Prof A.N. Gupta motivates students of government schools and makes a difference in their lives
For most senior citizens, retirement means playing with grandchildren and relaxing in front of television. But for 70-plus Prof A.N. Gupta, a resident of Ramakrishnapuram in Secunderabad, it is the time to give back something to society. For the last ten years, he has been on a special journey – to motivate students of government high schools and make a difference in their lives. He has also released a book A Journey with Children encompassing all his experiences of visiting different schools and talking to the young boys and girls.
The special feature of his ‘journey’ is that he does all this free of cost. From different chapters like purpose and start of the journey and theme of lectures to meeting different students in schools and the significance of ‘Bharatiya’ way of greeting and world peace… the book with its simple narration makes for an interesting read.
Gupta, an M.Tech graduate has vast experience in different fields. From army (where he served for 20 years and was awarded for his meritorious service by the President) and working in a private industry and ophthalmic lenses factory to teaching business management in Hyderabad, his career is filled with exhilarating moments. Gupta recalls the day when he made the decision to motivate less-privileged students. “The journey started on September 21, 2002 during my morning walk near my house in Secunderabad cantonment,” smiles Gupta.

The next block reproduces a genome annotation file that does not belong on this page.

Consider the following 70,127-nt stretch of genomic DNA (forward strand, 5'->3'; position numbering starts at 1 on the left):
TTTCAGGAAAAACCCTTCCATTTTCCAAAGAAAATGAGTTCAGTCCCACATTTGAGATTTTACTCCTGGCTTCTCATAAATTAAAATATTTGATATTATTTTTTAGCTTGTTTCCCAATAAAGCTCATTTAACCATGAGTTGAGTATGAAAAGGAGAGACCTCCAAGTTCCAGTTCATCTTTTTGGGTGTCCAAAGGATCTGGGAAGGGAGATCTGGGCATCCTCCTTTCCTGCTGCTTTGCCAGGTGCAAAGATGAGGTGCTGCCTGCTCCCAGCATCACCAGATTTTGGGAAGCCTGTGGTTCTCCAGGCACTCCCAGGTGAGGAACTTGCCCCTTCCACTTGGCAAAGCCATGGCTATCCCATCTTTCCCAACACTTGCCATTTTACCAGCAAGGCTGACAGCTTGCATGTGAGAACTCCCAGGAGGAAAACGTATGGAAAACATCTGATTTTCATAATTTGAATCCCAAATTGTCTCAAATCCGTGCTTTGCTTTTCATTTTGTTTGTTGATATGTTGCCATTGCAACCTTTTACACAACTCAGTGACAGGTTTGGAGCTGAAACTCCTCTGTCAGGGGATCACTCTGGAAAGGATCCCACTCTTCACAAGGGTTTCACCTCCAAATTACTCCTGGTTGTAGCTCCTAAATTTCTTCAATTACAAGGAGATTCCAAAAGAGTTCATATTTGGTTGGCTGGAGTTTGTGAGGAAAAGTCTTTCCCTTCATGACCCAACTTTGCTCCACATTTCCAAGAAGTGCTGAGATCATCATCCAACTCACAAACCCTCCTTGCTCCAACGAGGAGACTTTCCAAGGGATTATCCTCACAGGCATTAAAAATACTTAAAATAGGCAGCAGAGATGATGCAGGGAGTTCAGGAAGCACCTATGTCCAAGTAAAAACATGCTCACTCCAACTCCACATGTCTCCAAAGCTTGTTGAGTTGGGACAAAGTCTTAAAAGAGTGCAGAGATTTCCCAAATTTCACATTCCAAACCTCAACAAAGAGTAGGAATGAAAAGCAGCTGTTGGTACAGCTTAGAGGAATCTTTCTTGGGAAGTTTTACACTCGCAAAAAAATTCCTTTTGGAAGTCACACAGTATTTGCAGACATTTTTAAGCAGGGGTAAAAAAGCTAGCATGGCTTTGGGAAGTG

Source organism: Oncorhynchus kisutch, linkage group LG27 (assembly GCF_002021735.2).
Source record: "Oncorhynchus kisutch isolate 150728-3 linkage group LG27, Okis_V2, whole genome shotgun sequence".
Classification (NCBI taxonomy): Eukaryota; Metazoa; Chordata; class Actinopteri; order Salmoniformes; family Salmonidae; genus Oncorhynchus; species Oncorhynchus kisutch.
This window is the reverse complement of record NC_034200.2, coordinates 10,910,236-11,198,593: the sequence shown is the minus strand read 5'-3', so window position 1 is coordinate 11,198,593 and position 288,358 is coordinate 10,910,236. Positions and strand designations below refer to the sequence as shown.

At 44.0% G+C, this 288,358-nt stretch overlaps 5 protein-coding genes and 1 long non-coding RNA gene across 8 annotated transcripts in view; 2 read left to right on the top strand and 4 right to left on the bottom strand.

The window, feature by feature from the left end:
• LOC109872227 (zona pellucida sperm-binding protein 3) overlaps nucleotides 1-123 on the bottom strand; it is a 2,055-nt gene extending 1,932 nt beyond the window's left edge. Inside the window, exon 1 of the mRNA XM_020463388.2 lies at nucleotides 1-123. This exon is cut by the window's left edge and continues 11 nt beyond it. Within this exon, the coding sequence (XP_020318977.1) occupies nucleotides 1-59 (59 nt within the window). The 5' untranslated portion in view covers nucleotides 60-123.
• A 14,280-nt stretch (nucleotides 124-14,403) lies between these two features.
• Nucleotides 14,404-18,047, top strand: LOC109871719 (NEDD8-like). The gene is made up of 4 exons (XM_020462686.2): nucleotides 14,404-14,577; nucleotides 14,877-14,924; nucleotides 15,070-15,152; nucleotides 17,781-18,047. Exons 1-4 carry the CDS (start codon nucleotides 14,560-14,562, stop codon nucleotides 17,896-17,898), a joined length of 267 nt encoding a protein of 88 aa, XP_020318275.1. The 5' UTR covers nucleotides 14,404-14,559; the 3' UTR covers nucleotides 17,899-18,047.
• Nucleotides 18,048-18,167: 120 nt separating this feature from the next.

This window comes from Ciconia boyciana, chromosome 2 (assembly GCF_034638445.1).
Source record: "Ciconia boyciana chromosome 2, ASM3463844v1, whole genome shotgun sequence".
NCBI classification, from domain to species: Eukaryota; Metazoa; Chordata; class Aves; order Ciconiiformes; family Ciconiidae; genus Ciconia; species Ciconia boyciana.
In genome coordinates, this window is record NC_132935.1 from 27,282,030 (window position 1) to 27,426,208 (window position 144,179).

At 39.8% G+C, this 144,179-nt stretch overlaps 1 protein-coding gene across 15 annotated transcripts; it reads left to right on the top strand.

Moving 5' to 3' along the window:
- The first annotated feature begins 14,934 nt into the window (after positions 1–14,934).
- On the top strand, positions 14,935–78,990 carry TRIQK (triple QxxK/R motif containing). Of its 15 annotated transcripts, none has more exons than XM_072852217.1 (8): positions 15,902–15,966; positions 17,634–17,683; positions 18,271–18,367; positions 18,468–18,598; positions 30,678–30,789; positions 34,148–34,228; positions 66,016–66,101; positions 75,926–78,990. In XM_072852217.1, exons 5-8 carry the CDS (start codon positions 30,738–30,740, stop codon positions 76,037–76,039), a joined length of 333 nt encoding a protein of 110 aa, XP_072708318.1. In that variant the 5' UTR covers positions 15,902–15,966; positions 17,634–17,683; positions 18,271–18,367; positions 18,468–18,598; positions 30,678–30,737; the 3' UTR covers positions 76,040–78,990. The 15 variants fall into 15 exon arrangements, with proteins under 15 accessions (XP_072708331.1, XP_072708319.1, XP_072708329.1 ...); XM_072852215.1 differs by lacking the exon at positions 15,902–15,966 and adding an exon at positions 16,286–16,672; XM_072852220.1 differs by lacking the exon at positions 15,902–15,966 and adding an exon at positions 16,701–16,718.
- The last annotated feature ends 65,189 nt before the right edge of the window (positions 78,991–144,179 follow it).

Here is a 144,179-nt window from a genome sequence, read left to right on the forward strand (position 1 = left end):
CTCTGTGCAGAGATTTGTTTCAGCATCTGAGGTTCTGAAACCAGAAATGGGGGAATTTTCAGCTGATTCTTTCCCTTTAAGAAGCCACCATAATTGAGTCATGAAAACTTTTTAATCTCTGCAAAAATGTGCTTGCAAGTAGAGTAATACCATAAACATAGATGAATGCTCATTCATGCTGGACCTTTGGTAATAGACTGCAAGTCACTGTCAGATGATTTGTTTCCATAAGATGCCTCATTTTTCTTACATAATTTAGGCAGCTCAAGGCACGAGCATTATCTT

He felt an innate desire to talk to children who cross his way and teach them moral values like a grandfather does. “I visited the Zilla Parishad Boys’ school in Trimulgherry and my journey began,” he says.
His sessions are a mix of wit and his personal experiences. “I talk to them at their level. I once narrated how I was poor in maths but took help from my friends and my life changed. I tell them to look at the sacrifices their poor parents are making to send them to school and that they should not neglect their studies and become successful and good individuals.” Language was the major problem as he is not good at Telugu and his sessions are mostly in Hindi. He also revisits a few schools to talk to the new students. In all these years, he has covered more than 1000 government schools (a few private schools). He makes use of his wisdom, vast experience, discipline and clarity to clear students’ doubts too.
Since the summer vacation has ended and schools have reopened, his energy levels are high now. “I have to visit more schools and talk to more youngsters,” he says as a parting shot.